Our Saturday was another very chill day, in fact so chill that it completely ran away from me and was gone before I even noticed! I am definitely adapting to Lisbon time…!

Of course it doesn’t help in that regard when I spend two hours at the gym in the middle of the day, which rather has a way of eating up the time. But that’s all right — I did manage to do some laundry and organize the bathroom (woohoo! only the office to go now!), and we decided on and bought the next set of tickets back and forth to Portugal.

It was very strange picking an outside return date — somehow the thought of August 31, 2010, seems immeasurably abstract right now. But it seems that is the date we are moving back to Santa Cruz, if only because it was the only day from about May onwards that we could get a direct flight back from London. Good enough reason for me!

Afterward, I discovered that it made a big difference to have a set ending point to our adventure — or as Gabe called it, a period to end the sentence. It seems far away now, but when I think about how quickly the past year has gone, I know that it’ll be here before we know it.

So in the meantime, we must make the most of the sentence preceding the final period. Last night we ventured out to see a new area and make some new acquaintances at a dinner party chez the Israeli/Dutch couple we went to dinner with a few weeks ago. Their house is in Estoril, a beach area slightly further along the coast from Lisbon than Belem, where we had been the night before. We debated heading out there earlier in the evening to see something of the town, but since all either of our guidebooks could tell us was that the casino there had inspired Ian Fleming to write Casino Royale, we didn’t really see much point in trying to make a day of it. Another time.

Getting there was — not surprisingly — quite the adventure, which is turning out to be the case more often than not in our car-free urban lifestyle. Dinner was at 8:30, so we left the house at 7:15 to give ourselves plenty of time. However, I didn’t want to show up without a gift for our host, which sent us on a hunt for somewhere we could buy some wine, flowers, or even a box of chocolates. The only stores we found either had ridiculously long lines or were far too expensive for our needs, until finally half an hour later we discovered somewhere selling inexpensive but nice-looking chocolate. Whew! Mission accomplished, at least that part of it anyway.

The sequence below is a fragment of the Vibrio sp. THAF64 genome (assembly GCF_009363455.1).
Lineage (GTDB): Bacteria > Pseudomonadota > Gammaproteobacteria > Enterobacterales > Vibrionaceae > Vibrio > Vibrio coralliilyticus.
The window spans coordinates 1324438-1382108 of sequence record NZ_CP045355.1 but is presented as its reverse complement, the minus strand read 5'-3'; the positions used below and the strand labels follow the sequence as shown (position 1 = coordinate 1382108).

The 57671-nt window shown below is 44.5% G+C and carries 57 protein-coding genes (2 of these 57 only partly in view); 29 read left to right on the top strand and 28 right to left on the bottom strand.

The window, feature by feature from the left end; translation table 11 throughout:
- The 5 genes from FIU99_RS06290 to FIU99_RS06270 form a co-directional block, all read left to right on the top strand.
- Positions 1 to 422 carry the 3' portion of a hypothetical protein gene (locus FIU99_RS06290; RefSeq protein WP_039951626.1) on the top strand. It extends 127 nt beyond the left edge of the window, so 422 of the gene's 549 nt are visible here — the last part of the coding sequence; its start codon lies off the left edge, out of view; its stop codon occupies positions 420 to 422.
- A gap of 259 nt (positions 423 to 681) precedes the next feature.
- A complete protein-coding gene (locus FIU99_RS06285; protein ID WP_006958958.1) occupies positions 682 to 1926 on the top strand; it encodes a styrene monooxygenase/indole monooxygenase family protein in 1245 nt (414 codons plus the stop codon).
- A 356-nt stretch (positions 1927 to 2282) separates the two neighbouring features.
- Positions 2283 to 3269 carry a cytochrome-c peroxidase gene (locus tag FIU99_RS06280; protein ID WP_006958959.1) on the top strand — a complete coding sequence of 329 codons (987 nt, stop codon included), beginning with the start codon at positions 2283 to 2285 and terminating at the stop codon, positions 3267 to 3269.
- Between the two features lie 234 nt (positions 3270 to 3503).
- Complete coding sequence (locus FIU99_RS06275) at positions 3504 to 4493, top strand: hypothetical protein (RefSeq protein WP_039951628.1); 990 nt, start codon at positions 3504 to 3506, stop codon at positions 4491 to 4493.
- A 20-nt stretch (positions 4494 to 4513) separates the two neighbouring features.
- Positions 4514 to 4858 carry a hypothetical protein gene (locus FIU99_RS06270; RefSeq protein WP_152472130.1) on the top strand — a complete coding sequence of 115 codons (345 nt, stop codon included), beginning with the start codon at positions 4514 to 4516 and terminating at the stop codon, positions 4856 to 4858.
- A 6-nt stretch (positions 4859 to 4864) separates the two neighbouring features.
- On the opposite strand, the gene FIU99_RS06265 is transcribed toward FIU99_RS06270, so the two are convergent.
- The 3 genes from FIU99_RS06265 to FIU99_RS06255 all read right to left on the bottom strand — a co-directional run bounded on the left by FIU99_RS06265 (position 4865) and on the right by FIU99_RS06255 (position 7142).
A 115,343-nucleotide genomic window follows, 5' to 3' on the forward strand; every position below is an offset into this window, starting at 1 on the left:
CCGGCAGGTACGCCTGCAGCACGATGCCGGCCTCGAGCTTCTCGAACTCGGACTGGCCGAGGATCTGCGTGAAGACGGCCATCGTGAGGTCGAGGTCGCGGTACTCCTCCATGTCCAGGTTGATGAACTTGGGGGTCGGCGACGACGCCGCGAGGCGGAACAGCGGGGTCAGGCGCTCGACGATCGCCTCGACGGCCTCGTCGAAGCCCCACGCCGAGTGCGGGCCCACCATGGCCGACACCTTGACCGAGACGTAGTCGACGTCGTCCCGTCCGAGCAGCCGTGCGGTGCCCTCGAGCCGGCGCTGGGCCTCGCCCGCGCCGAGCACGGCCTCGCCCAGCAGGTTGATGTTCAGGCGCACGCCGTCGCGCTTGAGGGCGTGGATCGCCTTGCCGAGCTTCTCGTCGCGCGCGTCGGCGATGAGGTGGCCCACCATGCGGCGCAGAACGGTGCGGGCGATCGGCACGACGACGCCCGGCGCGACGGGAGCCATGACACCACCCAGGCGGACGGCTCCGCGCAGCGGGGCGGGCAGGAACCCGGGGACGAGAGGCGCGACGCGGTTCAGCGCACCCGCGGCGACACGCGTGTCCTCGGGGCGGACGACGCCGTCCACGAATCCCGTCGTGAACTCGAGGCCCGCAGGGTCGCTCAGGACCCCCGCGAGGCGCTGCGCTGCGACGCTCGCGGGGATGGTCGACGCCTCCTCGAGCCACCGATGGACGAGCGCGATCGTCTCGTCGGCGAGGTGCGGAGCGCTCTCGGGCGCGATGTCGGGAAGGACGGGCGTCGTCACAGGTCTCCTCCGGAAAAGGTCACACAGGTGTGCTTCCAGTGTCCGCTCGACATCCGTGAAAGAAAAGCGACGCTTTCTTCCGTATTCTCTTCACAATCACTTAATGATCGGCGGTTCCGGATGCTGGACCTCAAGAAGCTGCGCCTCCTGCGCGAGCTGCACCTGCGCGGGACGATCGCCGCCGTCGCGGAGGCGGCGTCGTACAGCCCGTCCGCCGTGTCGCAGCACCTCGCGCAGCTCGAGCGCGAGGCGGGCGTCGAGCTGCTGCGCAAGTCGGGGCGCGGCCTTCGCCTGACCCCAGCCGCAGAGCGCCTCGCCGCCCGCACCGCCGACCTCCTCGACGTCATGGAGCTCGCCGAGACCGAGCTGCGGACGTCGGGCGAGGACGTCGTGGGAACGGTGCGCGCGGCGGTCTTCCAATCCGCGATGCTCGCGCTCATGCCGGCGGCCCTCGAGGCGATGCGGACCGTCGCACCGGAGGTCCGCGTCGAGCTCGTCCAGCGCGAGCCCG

It was now getting on to 8 PM, but since the trains to Estoril supposedly left every 20 minutes, we weren’t too worried. Next step: get on the Metro, take it one stop to the train station. No problem.

Get to the train station, where the board informs us that the next train leaves at 8 PM (it was by then 7:58) and there wouldn’t be another one until 8:30. Holy crap! So we’re fumbling with our money at the ticket booth, trying to decipher what the screen is demanding of us, and finally we procure two tickets to Estoril — with at least 30 seconds to spare.

As we were running madly up the inevitable flight of stairs to reach the platform, the train hooting its departure horn all the while, I thought to myself, “Well if I fall on my face, I guess it won’t matter if we miss the train, since we won’t be going to dinner anyway.” But by dint of Gabe running ahead of me and physically blocking the door from closing, we just made it onto the train, and with a deep sigh of relief, we settled in for the 40 minute ride to Estoril. We then got a taxi to our friends’ house, arriving at the fashionably late time of 8:45… with only one other couple there ahead of us. Miracles!

Once we got there, the dinner itself was lovely: light buffet-style fare eaten while sitting on the floor or the couches, and three different fabulous home-baked cakes for dessert. Our new friends live in a beautiful flat, which seemed gigantic by Lisbon standards but was really about the same size as our house at home. Reclaiming our house next fall will certainly take some readjustment!

Like our host, the rest of the guests were also Israelis living in Lisbon, which required an interesting mental adjustment as I readapted from understanding very little conversation in sibilant, swooshing Portuguese to understanding absolutely nothing in guttural, throaty Hebrew. Every time the conversation lapsed out of English, they would chide themselves and switch back, but frankly I’m getting used to being surrounded by conversations I don’t understand. It’ll be very strange to back in the States, where I can’t just let other people’s conversation swirl by me without paying attention!

We had a great time, and even though we were newcomers to the group, it was wonderful to be surrounded and welcomed by a group of people who are clearly all very close and care deeply about each other’s lives. Already we are far more social here than we usually are at home, but I think that’s partly because it’s much more a part of the lifestyle here. Despite the fact that all the other couples last night had jobs and kids, it was clear that going out for an evening with their friends was very much a part of their regular routine. At home, it always seems like such an ordeal to arrange a dinner with even one other couple, much less three or four…

The best part of all was that we were able to get a ride back to Lisbon, so we didn’t have to deal with the train ordeal in reverse and late at night. I always forget how much more convenient it is to have a car! Such freedom! And a good way to end an excellent evening.